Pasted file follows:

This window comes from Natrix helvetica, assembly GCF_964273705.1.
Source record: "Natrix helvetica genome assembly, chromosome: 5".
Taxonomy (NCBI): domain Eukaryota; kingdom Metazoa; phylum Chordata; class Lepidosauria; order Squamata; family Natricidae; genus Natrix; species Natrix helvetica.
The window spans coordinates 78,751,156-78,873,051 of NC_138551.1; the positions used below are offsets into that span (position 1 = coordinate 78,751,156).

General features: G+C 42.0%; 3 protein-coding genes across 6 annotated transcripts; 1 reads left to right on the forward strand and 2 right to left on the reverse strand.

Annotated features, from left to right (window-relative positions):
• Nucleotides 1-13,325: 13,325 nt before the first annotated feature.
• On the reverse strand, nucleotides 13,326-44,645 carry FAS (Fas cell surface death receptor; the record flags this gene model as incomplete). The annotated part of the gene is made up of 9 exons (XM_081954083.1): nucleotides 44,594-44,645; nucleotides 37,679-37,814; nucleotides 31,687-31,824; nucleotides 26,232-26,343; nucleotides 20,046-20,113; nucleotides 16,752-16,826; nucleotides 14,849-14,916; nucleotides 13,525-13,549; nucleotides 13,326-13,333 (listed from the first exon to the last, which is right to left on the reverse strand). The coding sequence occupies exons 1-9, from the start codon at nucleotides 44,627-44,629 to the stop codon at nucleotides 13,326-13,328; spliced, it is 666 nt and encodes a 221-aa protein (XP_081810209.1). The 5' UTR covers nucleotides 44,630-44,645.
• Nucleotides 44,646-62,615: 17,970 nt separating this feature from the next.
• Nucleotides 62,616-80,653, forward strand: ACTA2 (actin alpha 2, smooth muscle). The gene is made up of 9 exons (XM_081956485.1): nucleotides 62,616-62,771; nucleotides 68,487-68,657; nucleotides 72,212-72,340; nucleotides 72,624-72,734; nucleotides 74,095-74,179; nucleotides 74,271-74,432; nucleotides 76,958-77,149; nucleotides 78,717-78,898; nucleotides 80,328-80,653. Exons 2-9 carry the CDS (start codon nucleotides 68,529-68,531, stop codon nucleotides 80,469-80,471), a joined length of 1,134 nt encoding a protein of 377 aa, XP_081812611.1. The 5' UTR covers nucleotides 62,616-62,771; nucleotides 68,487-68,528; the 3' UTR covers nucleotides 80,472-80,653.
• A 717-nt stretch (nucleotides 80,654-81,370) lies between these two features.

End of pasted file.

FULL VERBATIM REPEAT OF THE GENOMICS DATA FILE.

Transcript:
This window comes from Natrix helvetica, assembly GCF_964273705.1.
Source record: "Natrix helvetica genome assembly, chromosome: 5".
Taxonomy (NCBI): domain Eukaryota; kingdom Metazoa; phylum Chordata; class Lepidosauria; order Squamata; family Natricidae; genus Natrix; species Natrix helvetica.
The window spans coordinates 78,751,156-78,873,051 of NC_138551.1; the positions used below are offsets into that span (position 1 = coordinate 78,751,156).

General features: G+C 42.0%; 3 protein-coding genes across 6 annotated transcripts; 1 reads left to right on the forward strand and 2 right to left on the reverse strand.

Annotated features, from left to right (window-relative positions):
• Nucleotides 1-13,325: 13,325 nt before the first annotated feature.
• On the reverse strand, nucleotides 13,326-44,645 carry FAS (Fas cell surface death receptor; the record flags this gene model as incomplete). The annotated part of the gene is made up of 9 exons (XM_081954083.1): nucleotides 44,594-44,645; nucleotides 37,679-37,814; nucleotides 31,687-31,824; nucleotides 26,232-26,343; nucleotides 20,046-20,113; nucleotides 16,752-16,826; nucleotides 14,849-14,916; nucleotides 13,525-13,549; nucleotides 13,326-13,333 (listed from the first exon to the last, which is right to left on the reverse strand). The coding sequence occupies exons 1-9, from the start codon at nucleotides 44,627-44,629 to the stop codon at nucleotides 13,326-13,328; spliced, it is 666 nt and encodes a 221-aa protein (XP_081810209.1). The 5' UTR covers nucleotides 44,630-44,645.
• Nucleotides 44,646-62,615: 17,970 nt separating this feature from the next.
• Nucleotides 62,616-80,653, forward strand: ACTA2 (actin alpha 2, smooth muscle). The gene is made up of 9 exons (XM_081956485.1): nucleotides 62,616-62,771; nucleotides 68,487-68,657; nucleotides 72,212-72,340; nucleotides 72,624-72,734; nucleotides 74,095-74,179; nucleotides 74,271-74,432; nucleotides 76,958-77,149; nucleotides 78,717-78,898; nucleotides 80,328-80,653. Exons 2-9 carry the CDS (start codon nucleotides 68,529-68,531, stop codon nucleotides 80,469-80,471), a joined length of 1,134 nt encoding a protein of 377 aa, XP_081812611.1. The 5' UTR covers nucleotides 62,616-62,771; nucleotides 68,487-68,528; the 3' UTR covers nucleotides 80,472-80,653.
• A 717-nt stretch (nucleotides 80,654-81,370) lies between these two features.